CLEARFIELD – A Clearfield woman has been accused of neglecting her four children.
Kayla Sue Wallace, 26, has been charged by Sgt. Daniel Podliski of the Clearfield Borough police with four felony counts of endangering the welfare of children.
Wallace waived her right to a preliminary hearing Wednesday during centralized court at the Clearfield County Jail. Bail has been set at $1,000 unsecured.
The charges stem from a welfare check that occurred at 12:43 p.m. Aug. 4 at a residence in the 300 block of Turnpike Avenue, according to the affidavit of probable cause.
A witness said Wallace’s three-year-old girl was running around inside the residence without any parental supervision, and that this happens all the time.
Podliski arrived on-scene with Officer Austin Miller. Podliski attempted to make contact with Wallace; however, she didn’t answer her door.
When Miller spoke with the witness, she said the girl had been running around since about 6:30 a.m., and she heard her say, “mommy, wake up.”
The witness said she hadn’t heard Wallace, who normally yells at her children to stop. Podliski reportedly continued to knock loudly on Wallace’s door for about 15 minutes, but she didn’t answer.
Podliski requested for Clearfield County’s Children, Youth and Family Services Department to call him in an effort to obtain contact information for Wallace.
Approximately five minutes later, he said Wallace answered her door and appeared as though she’d just woken up. She was advised of the complaint and permitted officers to come inside.
Inside the residence, Podliski said he observed cat food and a powdery substance on the floor, as well as numerous clothing items and garbage scattered about.
As he walked upstairs, he reportedly detected the odor of garbage, feces and or rotting food. He said clothing and garbage were also on the steps, which made them hazardous.
In the stairway, Podliski observed what appeared to be peanut butter on the wall. At the top of the steps, there was a baby gate and an animal cage.
Feces covered the bottom of the cage, which Wallace said was for their rabbit. Because it wasn’t inside its cage, she was asked about the animal, which she believed was under her bed.
From the steps, Podliski observed food, garbage and clothing scattered about the floor in the kitchen and a bottle of Drano on the table. The garbage can was also completely full.
Podliski asked Wallace to bring her four children from their bedroom. When he entered the kitchen area, he observed a chair against the cabinets.
He said it appeared as though a child had used the chair to climb up. In the cabinet immediately above this area of the counter, he allegedly found two prescription bottles.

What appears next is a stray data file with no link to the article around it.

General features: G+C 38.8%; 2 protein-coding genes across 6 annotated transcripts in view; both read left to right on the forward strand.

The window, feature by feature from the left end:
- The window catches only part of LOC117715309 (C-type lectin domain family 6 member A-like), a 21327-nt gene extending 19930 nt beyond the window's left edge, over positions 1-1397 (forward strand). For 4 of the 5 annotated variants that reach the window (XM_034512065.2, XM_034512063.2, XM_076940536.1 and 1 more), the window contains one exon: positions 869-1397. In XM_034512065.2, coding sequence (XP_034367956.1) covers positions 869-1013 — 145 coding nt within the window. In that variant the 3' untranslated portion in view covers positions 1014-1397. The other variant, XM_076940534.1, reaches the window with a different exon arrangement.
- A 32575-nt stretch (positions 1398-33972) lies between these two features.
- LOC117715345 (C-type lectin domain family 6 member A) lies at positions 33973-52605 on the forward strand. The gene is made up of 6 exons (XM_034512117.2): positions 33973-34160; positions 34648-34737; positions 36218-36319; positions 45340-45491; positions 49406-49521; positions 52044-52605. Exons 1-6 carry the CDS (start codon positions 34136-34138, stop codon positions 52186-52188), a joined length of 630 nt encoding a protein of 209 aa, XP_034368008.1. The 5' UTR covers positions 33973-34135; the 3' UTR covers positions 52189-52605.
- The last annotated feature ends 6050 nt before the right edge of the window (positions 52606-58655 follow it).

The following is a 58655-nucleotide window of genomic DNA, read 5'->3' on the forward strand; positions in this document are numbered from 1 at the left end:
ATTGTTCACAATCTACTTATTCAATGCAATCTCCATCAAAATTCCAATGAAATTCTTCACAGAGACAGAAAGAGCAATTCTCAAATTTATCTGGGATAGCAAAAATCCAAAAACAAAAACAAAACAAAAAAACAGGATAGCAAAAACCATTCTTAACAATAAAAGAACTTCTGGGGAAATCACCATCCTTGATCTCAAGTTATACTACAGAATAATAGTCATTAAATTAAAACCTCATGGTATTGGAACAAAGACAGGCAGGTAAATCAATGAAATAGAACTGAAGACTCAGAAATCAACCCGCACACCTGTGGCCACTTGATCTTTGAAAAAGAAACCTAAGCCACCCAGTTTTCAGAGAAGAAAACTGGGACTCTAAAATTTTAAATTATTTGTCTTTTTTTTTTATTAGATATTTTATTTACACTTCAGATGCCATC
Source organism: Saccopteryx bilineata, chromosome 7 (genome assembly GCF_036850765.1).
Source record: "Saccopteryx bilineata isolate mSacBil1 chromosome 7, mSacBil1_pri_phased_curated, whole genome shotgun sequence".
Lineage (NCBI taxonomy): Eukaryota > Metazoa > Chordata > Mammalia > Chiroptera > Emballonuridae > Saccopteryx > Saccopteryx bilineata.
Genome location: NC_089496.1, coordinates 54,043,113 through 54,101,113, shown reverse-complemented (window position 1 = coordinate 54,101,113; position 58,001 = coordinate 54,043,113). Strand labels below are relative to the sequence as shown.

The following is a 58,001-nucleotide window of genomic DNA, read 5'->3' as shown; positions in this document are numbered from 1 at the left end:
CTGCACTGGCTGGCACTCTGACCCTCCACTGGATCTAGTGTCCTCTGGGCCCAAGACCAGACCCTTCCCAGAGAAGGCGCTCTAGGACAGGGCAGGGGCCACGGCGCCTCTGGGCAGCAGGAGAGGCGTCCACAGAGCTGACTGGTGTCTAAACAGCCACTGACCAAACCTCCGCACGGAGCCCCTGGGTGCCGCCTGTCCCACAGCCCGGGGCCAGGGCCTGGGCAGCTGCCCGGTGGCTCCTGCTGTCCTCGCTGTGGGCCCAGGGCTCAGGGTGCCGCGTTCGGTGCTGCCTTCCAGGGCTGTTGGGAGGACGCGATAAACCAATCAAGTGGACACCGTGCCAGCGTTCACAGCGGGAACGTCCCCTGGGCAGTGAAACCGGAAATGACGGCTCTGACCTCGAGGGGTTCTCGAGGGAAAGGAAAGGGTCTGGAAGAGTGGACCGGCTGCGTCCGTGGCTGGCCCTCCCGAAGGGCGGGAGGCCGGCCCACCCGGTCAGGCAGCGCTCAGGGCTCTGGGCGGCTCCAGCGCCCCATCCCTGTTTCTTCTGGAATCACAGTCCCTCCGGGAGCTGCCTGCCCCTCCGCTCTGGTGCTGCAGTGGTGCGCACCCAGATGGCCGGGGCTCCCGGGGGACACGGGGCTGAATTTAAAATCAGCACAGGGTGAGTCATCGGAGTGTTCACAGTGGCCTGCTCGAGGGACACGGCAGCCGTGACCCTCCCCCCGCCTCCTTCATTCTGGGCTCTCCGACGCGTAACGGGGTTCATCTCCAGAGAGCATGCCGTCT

On the stovetop, Podliski observed numerous dishes with old food on them. In the bathroom, the sink was overflowing with liquid, according to the affidavit.
Because Wallace returned without her children, Podliski requested permission to speak with them. When he requested the children to come out of their bedroom, he heard one say they were naked.
He requested the children to dress and a few minutes later the door opened. Inside he saw three of Wallace’s four children, and two weren’t dressed and the other was in a diaper.
The child’s diaper was reportedly soiled to the point that it sagged past the child’s knees. Podliski said the children appeared dirty and as though they hadn’t been bathed in a few days.
Podliski found a fourth child asleep on the living room floor, where he said there was a powdery substance spilled all over. This substance was on the child’s legs, shirt and face.
Podliski said the living room was in complete disarray. He said the couch cushions were on the floor, and that garbage, food and clothing were also scattered about the room.
Miller photographed the conditions of the residence, and Podliski directed Wallace to change her child’s diaper and to dress her other two children.
While the children were in the hallway waiting to be dressed, Podliski reportedly observed that the child wearing a diaper also had a severe rash on their inner thighs.
Podliski contacted the children’s father and requested that he come to take custody of the children. Because he was unable to at the time, he had his parents come to the residence.
While standing outside with the children, Podliski said a Cen-Clear caseworker asked the children if they had eaten yet. The oldest child said they had pancakes, which they cooked in the toaster.
In the affidavit, Podliski wrote he believed that this was likely the reason the chair was pushed up against the cabinets in the kitchen.
Based upon observations and collected statements, Podliski said it was apparent Wallace had “neglected to meet the basic needs” of her children for a significant period of time.